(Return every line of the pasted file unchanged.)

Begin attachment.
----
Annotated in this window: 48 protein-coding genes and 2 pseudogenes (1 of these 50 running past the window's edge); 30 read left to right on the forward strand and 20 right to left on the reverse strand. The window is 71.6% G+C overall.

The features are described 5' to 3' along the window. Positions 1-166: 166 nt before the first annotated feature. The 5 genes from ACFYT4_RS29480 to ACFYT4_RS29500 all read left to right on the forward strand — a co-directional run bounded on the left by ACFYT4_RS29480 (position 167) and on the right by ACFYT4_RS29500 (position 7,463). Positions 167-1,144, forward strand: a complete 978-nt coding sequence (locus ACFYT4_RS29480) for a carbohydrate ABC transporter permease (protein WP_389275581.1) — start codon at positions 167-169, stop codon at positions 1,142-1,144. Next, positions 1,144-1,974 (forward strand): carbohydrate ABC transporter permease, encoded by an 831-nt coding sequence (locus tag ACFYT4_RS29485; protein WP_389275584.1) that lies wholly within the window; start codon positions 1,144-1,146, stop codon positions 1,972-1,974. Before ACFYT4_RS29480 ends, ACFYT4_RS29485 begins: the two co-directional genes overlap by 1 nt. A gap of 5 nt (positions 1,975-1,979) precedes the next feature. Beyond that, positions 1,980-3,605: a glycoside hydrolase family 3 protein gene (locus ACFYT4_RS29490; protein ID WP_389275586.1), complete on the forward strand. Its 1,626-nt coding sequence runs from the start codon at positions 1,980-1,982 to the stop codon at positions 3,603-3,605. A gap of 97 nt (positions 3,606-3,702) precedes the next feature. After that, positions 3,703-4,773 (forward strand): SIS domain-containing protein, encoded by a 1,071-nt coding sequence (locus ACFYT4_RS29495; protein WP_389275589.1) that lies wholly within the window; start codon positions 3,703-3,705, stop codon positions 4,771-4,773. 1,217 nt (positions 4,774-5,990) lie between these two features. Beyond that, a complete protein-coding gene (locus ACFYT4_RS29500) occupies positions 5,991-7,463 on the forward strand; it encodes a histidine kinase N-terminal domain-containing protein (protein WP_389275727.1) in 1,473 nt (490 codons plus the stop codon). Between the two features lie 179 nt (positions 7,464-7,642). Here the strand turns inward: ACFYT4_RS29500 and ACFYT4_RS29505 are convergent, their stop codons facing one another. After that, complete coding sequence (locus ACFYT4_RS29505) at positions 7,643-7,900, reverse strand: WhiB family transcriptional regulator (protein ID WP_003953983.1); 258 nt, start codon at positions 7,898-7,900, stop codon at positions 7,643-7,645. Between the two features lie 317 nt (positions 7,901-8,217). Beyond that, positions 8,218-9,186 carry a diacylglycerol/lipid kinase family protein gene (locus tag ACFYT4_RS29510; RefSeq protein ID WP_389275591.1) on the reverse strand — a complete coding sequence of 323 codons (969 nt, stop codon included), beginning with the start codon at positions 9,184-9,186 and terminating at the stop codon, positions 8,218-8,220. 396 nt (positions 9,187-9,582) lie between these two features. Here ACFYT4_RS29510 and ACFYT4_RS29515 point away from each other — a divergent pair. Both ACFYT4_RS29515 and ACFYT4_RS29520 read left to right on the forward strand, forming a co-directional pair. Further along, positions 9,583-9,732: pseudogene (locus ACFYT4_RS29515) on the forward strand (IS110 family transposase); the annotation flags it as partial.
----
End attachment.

Annotated in this window: 48 protein-coding genes and 2 pseudogenes (1 of these 50 running past the window's edge); 30 read left to right on the forward strand and 20 right to left on the reverse strand. The window is 71.6% G+C overall.

The features are described 5' to 3' along the window. Positions 1-166: 166 nt before the first annotated feature. The 5 genes from ACFYT4_RS29480 to ACFYT4_RS29500 all read left to right on the forward strand — a co-directional run bounded on the left by ACFYT4_RS29480 (position 167) and on the right by ACFYT4_RS29500 (position 7,463). Positions 167-1,144, forward strand: a complete 978-nt coding sequence (locus ACFYT4_RS29480) for a carbohydrate ABC transporter permease (protein WP_389275581.1) — start codon at positions 167-169, stop codon at positions 1,142-1,144. Next, positions 1,144-1,974 (forward strand): carbohydrate ABC transporter permease, encoded by an 831-nt coding sequence (locus tag ACFYT4_RS29485; protein WP_389275584.1) that lies wholly within the window; start codon positions 1,144-1,146, stop codon positions 1,972-1,974. Before ACFYT4_RS29480 ends, ACFYT4_RS29485 begins: the two co-directional genes overlap by 1 nt. A gap of 5 nt (positions 1,975-1,979) precedes the next feature. Beyond that, positions 1,980-3,605: a glycoside hydrolase family 3 protein gene (locus ACFYT4_RS29490; protein ID WP_389275586.1), complete on the forward strand. Its 1,626-nt coding sequence runs from the start codon at positions 1,980-1,982 to the stop codon at positions 3,603-3,605. A gap of 97 nt (positions 3,606-3,702) precedes the next feature. After that, positions 3,703-4,773 (forward strand): SIS domain-containing protein, encoded by a 1,071-nt coding sequence (locus ACFYT4_RS29495; protein WP_389275589.1) that lies wholly within the window; start codon positions 3,703-3,705, stop codon positions 4,771-4,773. 1,217 nt (positions 4,774-5,990) lie between these two features. Beyond that, a complete protein-coding gene (locus ACFYT4_RS29500) occupies positions 5,991-7,463 on the forward strand; it encodes a histidine kinase N-terminal domain-containing protein (protein WP_389275727.1) in 1,473 nt (490 codons plus the stop codon). Between the two features lie 179 nt (positions 7,464-7,642). Here the strand turns inward: ACFYT4_RS29500 and ACFYT4_RS29505 are convergent, their stop codons facing one another. After that, complete coding sequence (locus ACFYT4_RS29505) at positions 7,643-7,900, reverse strand: WhiB family transcriptional regulator (protein ID WP_003953983.1); 258 nt, start codon at positions 7,898-7,900, stop codon at positions 7,643-7,645. Between the two features lie 317 nt (positions 7,901-8,217). Beyond that, positions 8,218-9,186 carry a diacylglycerol/lipid kinase family protein gene (locus tag ACFYT4_RS29510; RefSeq protein ID WP_389275591.1) on the reverse strand — a complete coding sequence of 323 codons (969 nt, stop codon included), beginning with the start codon at positions 9,184-9,186 and terminating at the stop codon, positions 8,218-8,220. 396 nt (positions 9,187-9,582) lie between these two features. Here ACFYT4_RS29510 and ACFYT4_RS29515 point away from each other — a divergent pair. Both ACFYT4_RS29515 and ACFYT4_RS29520 read left to right on the forward strand, forming a co-directional pair. Further along, positions 9,583-9,732: pseudogene (locus ACFYT4_RS29515) on the forward strand (IS110 family transposase); the annotation flags it as partial.